- King Charles visited Wales, the last stop on his tour of England
- King and his siblings had to stay awake on Friday night
- Ahead of the funeral procession, the police have engaged in heavy security
LONDON, Sept 16 (Reuters) – The miles-long line of mourners waiting to see Queen Elizabeth lie in state was temporarily closed on Friday as tens of thousands of people flocked to London for her state funeral on Monday. .
People of all ages and walks of life paid their respects to the late Queen, joining a well-organized line that stretched across the river from the south bank of the Thames to the Houses of Parliament, Westminster.
But by midnight, the queue was huge – a testament to the public’s respect and affection for the Queen, who died in Scotland on September 8 aged 96 after a 70-year reign.
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“Entrance will be suspended for at least 6 hours,” Britain’s Department of Culture said at 10 a.m. (0900 GMT), adding, “Please do not attempt to join the queue until it reopens.”
Wait times of up to 12 hours have been warned. In total, around 750,000 people are expected to walk past the Queen’s coffin.
On Friday night, King Charles and his sister Princess Anne, who traveled to Wales on Friday, and brothers Princes Andrew and Edward will hold a silent vigil around the coffin, joining ceremonial guards for a 15-minute period.
“I have no feeling in my knees or my legs,” said Hyacinth Appa, a mourner from London who was in the queue.
“But it’s fine. Most people have been nice, and we’ve had a lot of fun.”
Another mourner from London, Naomi Brown, said she waited almost 11 hours after joining the queue after work on Thursday night.
“I thought, ‘I’m not going to do it anymore. I have a lot of respect for the Queen,'” Brown, 29, told Reuters.
“She was a good symbol for our country. We feel like we’ve lost a family member.”
The coffin rests on a purple-clad catafalque in ancient Westminster Hall, topped by the Royal Standard and the Imperial State Crown.
Soldiers in ceremonial uniforms and other officials keep watch around as people walk to pay their respects after a long wait. Many were in tears, others saluted or bowed their heads.
New Zealand Prime Minister Jacinda Ardern was among those who made her way to Westminster Hall on Friday for the funeral in London, bending over as she passed the coffin.
London police said the state funeral would be the biggest security ever, with prime ministers, presidents and members of the royal family gathering to pay their respects.
Senior police officer Stuart Cundy told reporters that the force is preparing for events ranging from terrorist threats to protests and mobbing.
Foreign guests including US President Joe Biden and French President Emmanuel Macron are confirmed to attend.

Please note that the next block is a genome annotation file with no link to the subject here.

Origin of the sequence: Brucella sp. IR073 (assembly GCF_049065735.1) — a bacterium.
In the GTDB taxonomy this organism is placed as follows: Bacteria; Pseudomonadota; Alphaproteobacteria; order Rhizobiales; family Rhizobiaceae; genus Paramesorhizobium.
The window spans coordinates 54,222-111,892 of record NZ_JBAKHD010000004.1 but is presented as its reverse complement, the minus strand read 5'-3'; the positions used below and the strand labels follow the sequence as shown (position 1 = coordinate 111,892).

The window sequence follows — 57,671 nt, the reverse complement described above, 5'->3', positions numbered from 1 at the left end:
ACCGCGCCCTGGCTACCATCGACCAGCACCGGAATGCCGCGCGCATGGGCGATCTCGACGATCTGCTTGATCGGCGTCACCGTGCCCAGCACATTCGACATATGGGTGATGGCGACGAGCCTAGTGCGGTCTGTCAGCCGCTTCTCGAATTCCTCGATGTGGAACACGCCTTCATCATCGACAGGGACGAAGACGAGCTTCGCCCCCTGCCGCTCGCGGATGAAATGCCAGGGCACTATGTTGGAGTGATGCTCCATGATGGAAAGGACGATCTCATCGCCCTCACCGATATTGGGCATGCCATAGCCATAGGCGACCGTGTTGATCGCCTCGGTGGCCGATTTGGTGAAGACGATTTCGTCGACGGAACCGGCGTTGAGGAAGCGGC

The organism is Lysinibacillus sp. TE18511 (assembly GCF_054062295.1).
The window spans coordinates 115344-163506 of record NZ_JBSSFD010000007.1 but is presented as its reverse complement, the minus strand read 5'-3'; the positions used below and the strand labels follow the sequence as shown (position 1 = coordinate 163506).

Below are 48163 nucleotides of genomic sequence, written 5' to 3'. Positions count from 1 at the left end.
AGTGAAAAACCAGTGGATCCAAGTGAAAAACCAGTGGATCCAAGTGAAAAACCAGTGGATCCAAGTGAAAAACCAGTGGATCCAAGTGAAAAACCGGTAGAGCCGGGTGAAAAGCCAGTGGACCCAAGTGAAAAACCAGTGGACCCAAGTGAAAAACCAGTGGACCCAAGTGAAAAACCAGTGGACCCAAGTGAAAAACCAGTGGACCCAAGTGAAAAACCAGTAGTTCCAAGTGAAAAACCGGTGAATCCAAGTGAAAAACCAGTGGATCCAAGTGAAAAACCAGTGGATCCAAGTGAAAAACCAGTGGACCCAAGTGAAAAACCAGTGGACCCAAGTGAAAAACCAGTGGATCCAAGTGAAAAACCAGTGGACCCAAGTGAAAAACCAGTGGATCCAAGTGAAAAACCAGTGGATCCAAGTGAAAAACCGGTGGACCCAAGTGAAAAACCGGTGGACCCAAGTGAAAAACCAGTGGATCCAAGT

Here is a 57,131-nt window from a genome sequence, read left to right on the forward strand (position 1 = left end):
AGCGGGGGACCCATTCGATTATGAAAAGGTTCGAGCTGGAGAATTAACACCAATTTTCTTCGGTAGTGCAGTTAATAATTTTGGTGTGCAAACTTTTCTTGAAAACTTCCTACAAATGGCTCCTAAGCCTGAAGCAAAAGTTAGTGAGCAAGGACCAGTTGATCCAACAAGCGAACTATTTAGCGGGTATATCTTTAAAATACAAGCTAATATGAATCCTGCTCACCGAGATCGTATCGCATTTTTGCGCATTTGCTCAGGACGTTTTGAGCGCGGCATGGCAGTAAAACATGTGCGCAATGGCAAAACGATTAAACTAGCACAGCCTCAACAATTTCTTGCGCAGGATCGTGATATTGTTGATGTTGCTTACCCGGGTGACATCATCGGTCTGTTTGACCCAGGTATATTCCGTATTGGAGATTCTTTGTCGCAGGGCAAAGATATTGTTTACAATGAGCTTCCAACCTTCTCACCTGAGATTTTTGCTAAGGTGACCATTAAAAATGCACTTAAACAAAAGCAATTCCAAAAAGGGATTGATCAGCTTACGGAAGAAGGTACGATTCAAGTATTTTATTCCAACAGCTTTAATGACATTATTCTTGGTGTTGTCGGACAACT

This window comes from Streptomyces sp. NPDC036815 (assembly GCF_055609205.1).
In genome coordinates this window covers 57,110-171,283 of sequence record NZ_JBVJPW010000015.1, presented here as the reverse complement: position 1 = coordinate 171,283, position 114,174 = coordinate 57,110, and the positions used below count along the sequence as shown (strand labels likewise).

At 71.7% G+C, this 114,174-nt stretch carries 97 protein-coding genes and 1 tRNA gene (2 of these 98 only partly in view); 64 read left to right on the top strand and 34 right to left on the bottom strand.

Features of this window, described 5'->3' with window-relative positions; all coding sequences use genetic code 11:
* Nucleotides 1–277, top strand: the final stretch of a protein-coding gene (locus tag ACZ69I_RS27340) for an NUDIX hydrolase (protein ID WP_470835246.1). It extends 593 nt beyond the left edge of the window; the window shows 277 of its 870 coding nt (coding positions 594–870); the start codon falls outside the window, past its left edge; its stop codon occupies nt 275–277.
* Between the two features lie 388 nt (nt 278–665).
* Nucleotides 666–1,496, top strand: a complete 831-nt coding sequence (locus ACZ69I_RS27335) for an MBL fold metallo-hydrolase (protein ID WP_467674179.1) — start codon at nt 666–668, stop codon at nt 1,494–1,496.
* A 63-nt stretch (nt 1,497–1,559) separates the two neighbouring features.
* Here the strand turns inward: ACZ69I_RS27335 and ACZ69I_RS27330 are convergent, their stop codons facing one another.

King Charles, who ascended to the throne after his mother’s death, was meanwhile on his way to Wales, the last leg of a tour of the United Kingdom to greet the public as he recognized his position as the new monarch and head of state.
Charles and his wife Camilla, the Queen Consort, attended a service at Cardiff’s Llandaff Cathedral and later spoke to well-wishers outside.
Wales holds a particular significance for the new monarch, who held the title of Prince of Wales for five decades prior to his inauguration last week.
Speaking in the Welsh Parliament, Charles said: “Throughout all the years of her reign, the land of Wales could not have been closer to my mother’s heart. I know she was proud of your many great achievements. You are deeply saddened.”
“I am determined to honor that selfless example,” he said, speaking in Welsh and English.
“I accept my new duties with great gratitude for the privilege of serving as Prince of Wales. That ancient title … I now pass to my son William.”
There were some anti-monarchy protesters outside Cardiff Castle, where Charles met Welsh First Minister Mark Drakeford.
One man held a banner reading “Abolish the Royals” and a sign reading “End Prince of Wales”. Another man held a sign that read: “No Monarchy, No Charles, Great Reset”. Another read: “Not my king”.
Despite growing support for King Charles after Elizabeth, similar smaller protests have been held outside Parliament and in Edinburgh in recent days. read more
The new Prince of Wales William and his brother Prince Harry and the Queen’s six other grandchildren will be at the coffin vigil on Saturday evening, a royal spokesman said.
In an adjustment to protocol, royal officials said both Harry and his uncle Prince Andrew would be allowed to wear military uniforms during the vigil. Andrew will perform the duty with his siblings on Friday evening.
Both are war veterans, with Andrew serving as a Royal Navy helicopter pilot in the Falklands War and Harry serving two tours with the British Army in Afghanistan.
But so far they have appeared in processions in morning dress, losing their honorary military titles when they retreat from general state duties.
The state funeral will be one of the largest ever seen in the British capital, involving thousands of military personnel.
The Earl Marshal, Edward Fitzalan-Howard, Duke of Norfolk, who is in charge of state affairs, said he hoped the funeral would “bring people together from all over the world”.
London’s Heathrow Airport said it was canceling 15% of its flight schedule on Monday to reduce noise over the city and guarantee the sky would be quiet during the two minutes of silence at the end of the funeral. read more
Monday has been declared a national holiday. Many shops will be closed and other economic activities will stop. Thousands of people face canceled doctor’s appointments or operations under the state health service.
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Additional reporting by Alistair Smout and Farooq Sulaiman; By Angus MacSwan; Editing by Kate Holden and Alison Williams
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